So he goes through the accounts of Caffe Nero and finds out that while it make an operating profit it actually declares a tax loss. Because it’s paying interest on the loans the offshore companies took out to buy the chain in the first place.
This is offshore, therefore tax dodging and must be banned:
Three issues arise as a consequence.
Firstly, the U.K.’s policy of allowing tax relief on interest paid to acquire a trade must be open to question in the future: time after time companies appear to be in trouble because they are laden with debt that their owners have used to acquire them when that liability has nothing to do with the trade that the acquired company actually undertakes. A change in tax law to deny relief on interest incurred to acquire a trade seems long overdue.
Secondly, the use of a Luxembourg company within the structure noted here is not coincidental: under EU agreements tax may not be withheld on interest payments from one member state to another, even if the recipient state then allows the onward transmission of that interest to a tax haven without the tax that might have been deducted in the first state having been charged. This is, therefore, an exercise in tax avoidance. The time for the EU to reconsider the desirability of such arrangements is long overdue.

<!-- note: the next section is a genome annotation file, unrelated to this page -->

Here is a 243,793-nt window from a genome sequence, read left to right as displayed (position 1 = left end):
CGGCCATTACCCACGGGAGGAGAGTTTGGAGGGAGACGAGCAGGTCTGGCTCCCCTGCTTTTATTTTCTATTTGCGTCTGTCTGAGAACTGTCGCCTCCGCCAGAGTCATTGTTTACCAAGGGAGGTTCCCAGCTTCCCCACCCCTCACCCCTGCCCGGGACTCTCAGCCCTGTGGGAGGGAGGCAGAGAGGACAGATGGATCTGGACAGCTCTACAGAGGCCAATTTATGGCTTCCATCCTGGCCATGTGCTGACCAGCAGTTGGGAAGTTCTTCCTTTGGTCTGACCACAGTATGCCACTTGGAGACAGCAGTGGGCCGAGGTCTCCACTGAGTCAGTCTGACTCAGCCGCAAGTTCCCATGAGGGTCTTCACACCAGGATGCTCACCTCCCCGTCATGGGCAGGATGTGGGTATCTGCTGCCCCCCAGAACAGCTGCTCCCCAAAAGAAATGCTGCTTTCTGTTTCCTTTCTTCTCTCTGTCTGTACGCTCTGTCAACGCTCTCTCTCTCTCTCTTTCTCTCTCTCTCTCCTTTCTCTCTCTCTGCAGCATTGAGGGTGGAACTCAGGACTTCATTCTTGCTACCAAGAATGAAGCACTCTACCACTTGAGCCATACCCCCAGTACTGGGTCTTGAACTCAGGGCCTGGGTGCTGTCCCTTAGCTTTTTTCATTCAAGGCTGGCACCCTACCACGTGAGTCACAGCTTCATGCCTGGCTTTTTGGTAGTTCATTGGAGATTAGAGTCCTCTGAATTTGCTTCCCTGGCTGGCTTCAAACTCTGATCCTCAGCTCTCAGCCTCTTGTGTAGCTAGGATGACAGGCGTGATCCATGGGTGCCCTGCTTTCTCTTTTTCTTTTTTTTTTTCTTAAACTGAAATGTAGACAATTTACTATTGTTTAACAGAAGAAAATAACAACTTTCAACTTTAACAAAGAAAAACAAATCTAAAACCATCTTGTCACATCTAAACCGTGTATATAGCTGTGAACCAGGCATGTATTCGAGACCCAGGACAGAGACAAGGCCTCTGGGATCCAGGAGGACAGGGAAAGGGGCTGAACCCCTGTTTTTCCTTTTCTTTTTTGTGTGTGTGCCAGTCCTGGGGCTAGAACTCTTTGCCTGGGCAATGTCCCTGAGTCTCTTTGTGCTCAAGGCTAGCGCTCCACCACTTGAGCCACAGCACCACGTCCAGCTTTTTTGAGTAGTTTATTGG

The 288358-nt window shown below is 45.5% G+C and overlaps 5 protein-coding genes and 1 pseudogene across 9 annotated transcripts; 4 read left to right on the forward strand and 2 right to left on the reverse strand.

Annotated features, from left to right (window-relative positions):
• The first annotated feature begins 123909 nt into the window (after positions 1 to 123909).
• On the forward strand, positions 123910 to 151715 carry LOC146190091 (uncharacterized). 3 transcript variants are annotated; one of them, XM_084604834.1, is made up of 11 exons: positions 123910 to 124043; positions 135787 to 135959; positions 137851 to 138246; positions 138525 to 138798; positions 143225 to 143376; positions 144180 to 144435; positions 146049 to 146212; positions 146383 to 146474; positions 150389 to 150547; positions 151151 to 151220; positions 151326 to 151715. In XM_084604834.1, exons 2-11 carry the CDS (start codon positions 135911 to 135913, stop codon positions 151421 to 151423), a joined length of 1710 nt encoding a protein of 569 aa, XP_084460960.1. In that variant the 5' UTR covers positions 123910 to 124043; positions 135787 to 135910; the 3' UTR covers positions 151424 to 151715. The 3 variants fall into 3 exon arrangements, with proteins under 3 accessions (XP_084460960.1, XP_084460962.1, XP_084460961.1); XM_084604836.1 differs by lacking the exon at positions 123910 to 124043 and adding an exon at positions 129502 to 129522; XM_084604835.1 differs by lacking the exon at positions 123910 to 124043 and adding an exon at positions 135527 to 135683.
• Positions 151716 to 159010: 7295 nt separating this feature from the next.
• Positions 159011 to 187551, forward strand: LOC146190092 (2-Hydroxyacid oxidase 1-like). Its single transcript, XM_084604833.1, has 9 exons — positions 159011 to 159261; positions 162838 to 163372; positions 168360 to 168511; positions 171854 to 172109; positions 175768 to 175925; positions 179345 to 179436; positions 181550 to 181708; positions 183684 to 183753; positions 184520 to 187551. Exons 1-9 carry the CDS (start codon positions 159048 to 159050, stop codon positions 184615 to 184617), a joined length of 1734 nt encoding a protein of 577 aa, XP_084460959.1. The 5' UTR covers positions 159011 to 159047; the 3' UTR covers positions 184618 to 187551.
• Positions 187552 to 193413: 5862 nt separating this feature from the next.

Lastly, UK company law needs reconsideration with regard to the ability of shareholders to load the debt that they incurred to acquire their interest in a company onto its balance sheet to secure a tax advantage. This debt loading creates financial instability that is potentially harmful to trade in the UK, the stability of employment in UK companies, and the tax revenue stream for the UK Exchequer, all of which are undesirable. Policy in this area is in need of reconsideration.
It’s time politicians realise people have had enough of this sort of abuse, whether it’s legal or not. Pogress towards reform is long overdue, but seems distant. Until it happens this issue is unlikely to go away.
So, what’s the bit he’s missed? It being Ritchie there has to be something he’s missed, of course.
That even if the loans were all onshore there still wouldn’t be any tax payable in corporation tax. Because the interest payments are higher than the operating profit. That it’s all offshore actually makes no damn difference at all to the tax position.
Further, the interest costs are so high that the company isn’t even meeting them in full.
Sop, what we’ve really got here is Johnny Foreigner sending his capital into the UK for us to enjoy tasty coffee (well, maybe) and losing money on having done so. To Ritchie this increase in our standard of living is an outrage that must be banned.
Is there no beginning to the Murphmeister’s talents?